Monday, March 31, 2014

Grant At Vicksburg: The General and the Siege

By Michael B. Ballard

Many scholars believe the twin victories of the Union Army at Gettysburg, Pennsylvania on July 3rd and Vicksburg, Mississippi on July 4th, 1863 was the turning point of the American Civil War; driving back the northern advance of the Confederate Army and severing the Confederacy in two.  Shelves of books have been written about the dramatic three day battle at Gettysburg, while the number of books written about the 47 day Siege of Vicksburg pales by comparison.

Michael B. Ballard’s tome, “Grant At Vicksburg: The General and the Siege,” adds one more volume to the slowly growing shelf of books dedicated to the study of the siege of Vicksburg and Ulysses S. Grant’s role in it.  Mr. Ballard is an associate editor in the U. S. Grant Presidential Library and University Archivist at Mississippi State University. He has written or edited eleven books, including Civil War in Mississippi: Major Campaigns and BattlesVicksburg: The Campaign that Opened the Mississippi, and U. S. Grant: The Making of a General, 1861-1863.

“Grant at Vicksburg” quickly dispenses with the necessary details of Grant’s military career, and briefly describes the Vicksburg campaign prior to establishing the siege of the city, including the two failed assaults to capture the citadel on the Mississippi River.  The remainder of the book is dedicated solely to Grant’s role in the conduct of the siege.  Ballard dissects the details of Grant’s decisions in troop placement, his relationship with other officers (most notably with his rival, John McClernand, and his partnership with William T. Sherman), while also paying close attention to Grant’s strategies and tactics, as well as Grant’s caution when dealing with the threat Confederate General Joseph E. Johnston’s troops to the rear of his army.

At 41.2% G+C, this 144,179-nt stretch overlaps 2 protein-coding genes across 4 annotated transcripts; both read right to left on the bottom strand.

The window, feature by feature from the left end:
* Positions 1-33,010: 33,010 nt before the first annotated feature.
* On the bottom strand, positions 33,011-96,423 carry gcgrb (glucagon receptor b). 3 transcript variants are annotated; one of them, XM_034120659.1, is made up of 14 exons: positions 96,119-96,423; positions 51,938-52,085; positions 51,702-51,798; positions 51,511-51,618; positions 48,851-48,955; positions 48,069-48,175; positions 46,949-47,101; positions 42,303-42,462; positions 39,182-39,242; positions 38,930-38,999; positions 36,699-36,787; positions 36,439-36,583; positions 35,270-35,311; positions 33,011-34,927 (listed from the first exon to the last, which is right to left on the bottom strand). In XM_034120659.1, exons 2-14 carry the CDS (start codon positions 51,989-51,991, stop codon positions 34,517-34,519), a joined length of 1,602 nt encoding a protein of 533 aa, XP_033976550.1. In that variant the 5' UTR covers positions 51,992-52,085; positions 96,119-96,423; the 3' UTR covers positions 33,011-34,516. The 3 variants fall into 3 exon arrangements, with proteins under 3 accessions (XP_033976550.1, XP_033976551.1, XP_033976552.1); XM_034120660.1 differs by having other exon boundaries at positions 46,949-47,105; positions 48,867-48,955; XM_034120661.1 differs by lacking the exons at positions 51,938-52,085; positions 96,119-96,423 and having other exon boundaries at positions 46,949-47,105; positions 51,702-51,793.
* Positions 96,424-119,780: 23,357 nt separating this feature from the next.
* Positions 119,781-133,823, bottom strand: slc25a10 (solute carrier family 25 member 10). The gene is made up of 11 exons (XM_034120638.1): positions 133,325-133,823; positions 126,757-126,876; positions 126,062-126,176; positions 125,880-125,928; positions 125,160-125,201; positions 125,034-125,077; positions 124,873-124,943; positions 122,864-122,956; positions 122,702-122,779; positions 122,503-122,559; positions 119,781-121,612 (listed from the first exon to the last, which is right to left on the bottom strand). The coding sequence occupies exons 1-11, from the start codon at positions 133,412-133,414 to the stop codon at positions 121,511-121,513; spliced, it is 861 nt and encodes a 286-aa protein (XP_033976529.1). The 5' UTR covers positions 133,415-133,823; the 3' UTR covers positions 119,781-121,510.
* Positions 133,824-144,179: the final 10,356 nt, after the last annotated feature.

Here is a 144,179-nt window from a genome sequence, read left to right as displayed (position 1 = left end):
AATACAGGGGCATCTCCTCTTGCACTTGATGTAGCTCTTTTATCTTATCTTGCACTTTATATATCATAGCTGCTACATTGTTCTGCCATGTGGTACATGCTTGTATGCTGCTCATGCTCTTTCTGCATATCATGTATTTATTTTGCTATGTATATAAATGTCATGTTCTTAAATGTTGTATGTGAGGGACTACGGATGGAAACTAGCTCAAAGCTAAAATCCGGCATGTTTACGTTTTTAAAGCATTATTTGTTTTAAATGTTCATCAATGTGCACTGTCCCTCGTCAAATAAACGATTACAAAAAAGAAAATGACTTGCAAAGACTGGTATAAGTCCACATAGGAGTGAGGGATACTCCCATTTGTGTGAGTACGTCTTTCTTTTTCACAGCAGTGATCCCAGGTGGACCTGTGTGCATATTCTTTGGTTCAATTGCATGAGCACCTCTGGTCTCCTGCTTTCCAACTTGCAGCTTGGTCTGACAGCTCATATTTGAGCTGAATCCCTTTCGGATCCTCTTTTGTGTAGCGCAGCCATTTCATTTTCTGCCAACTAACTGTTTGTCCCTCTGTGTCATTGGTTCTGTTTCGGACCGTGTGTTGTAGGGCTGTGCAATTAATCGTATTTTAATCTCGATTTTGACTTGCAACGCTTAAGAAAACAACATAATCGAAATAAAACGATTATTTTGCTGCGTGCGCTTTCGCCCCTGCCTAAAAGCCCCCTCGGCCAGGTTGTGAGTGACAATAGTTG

A fair amount of time is spent by the author disproving and dispensing with the rumor reported by Sylvanus Cadwallader of Grant’s drinking during a trip to Satartia, Mississippi, which has been too often been repeated by many historians who have not challenged Cadwallader’s version of the story.

Battle histories often deal only with the facts of the particular military operation they are covering, rarely do they tackle social issues, but Ballard surprises was a frank discussion of racism in Grant’s army, and its impact on the lives of both freed and enslaved black people in the Vicksburg area.

The book concludes, as one might rightly assume, Vicksburg’s surrender on July 4th, 1863, and the retreat of Johnston’s Confederate army from Jackson, Mississippi, and its impact on Grants career.

Coming in at one inch in thickness Mr. Ballard has successfully written what one history teacher of mine would call a “skirt length” treatment of the Grant’s actions during the siege of Vicksburg, “long enough to cover the subject, but short enough to keep it interesting.”

ISBN 978-0809332403, Southern Illinois University Press, © 2013, Hardcover, 232 pages, Maps, Photographs, End Notes, Bibliographic Notes & Index. $32.95.  To purchase this book click HERE.

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